So much has happened since my fingers last flew across this keyboard, eager to announce the arrival of our long awaited, gorgeous daughter to the big, beautiful world. Since that time, Honeydew and I have gotten a little reminder about the big, beautiful world – sometimes it’s a hard, scary place.
After delivery, she slept beside me, feeding from the start, through the remainder of the night. We spent a blissful Saturday showing her off to anyone who would stand still long enough to listen to us exclaim over her perfect toes, long and strong like both of ours, her seashell ears, just like Honeydew’s, her head full of dark hair, so like mine when I was born. Honeydew changed a slew of muddy diapers and I unpacked her diaper bag, enlisting Nan and Pseudo Sista’s help in choosing a going home outfit for Maggie to wear, once we were sprung from the hospital. In so doing, I discovered I hadn’t actually packed any diapers in said diaper bag, and we all howled with laughter.
Maggie’s Nan brought roses and cupcakes in honor of her first birthday, and Maggie opened her eyes long enough for us to determine that they resemble deep sapphire pools, luminous in their liquid depths, so like my Grandma Ivey’s.
Sunday morning, I woke up around 4am, feeling feverish and generally wretched, but I didn’t think much of it. After all, as my OB said, I pretty much experienced unmedicated childbirth, medicated childbirth, and a c-section on Friday, so feeling wretched seemed par for the course. I called my lovely nurse for ibuprofen, and she took my vitals and realized my temperature was over 102F. No one could quite figure out why I was running such a high fever, and as a result Maggie’s doctor ordered her blood drawn for screening. The nurses whisked Maggie away to the nursery, and when they did not return her to me after a hour, I began to weep. I think I knew instinctively at that point that something was very wrong.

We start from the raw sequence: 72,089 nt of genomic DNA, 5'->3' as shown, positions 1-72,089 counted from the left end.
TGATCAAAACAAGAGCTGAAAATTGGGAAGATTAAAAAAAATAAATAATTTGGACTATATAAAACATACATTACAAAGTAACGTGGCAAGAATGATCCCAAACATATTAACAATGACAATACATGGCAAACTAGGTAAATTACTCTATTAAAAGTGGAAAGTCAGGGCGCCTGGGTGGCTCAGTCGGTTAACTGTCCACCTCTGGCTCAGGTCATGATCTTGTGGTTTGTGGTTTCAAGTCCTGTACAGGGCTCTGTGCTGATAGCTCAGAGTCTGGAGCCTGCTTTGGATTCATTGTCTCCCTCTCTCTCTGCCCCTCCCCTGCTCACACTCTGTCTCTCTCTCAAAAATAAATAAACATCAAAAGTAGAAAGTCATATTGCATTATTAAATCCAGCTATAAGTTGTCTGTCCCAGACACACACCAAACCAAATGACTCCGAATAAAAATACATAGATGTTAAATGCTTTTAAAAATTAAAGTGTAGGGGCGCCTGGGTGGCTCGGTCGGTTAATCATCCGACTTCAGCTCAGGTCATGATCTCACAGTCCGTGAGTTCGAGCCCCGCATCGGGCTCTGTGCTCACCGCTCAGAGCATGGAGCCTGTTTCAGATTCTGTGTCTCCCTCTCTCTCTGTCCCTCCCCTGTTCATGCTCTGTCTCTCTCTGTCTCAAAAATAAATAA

Long story short: Maggie’s platelet count was down t0 22,000, meaning she essentially lost her ability to clot, internally and externally. A platelet transfusion would be required, immediately, and transfer to the neonatal intensive care unit (NICU) in Kalispell was arranged. The nurses helped me out of bed for the first time since I delivered Maggie, and I sat in a wheelchair with Honeydew and Maggie in the nursery, drinking in Maggie’s scent, marveling over the softness of her skin, memorizing the shape of each tiny nail bed.
Honeydew went with Maggie to Kalispell, while my parents and my nurses helped prepare me for my own discharge and transfer, as I tried to take my first post-C section steps and shower, all the while understanding for the first time just what folks mean when they say that you deliver your heart along with your first baby, and it is never safely tucked within the cavity of your chest again.
After safely making the trip south, Maggie did just what her mama always does: she started working on her tan.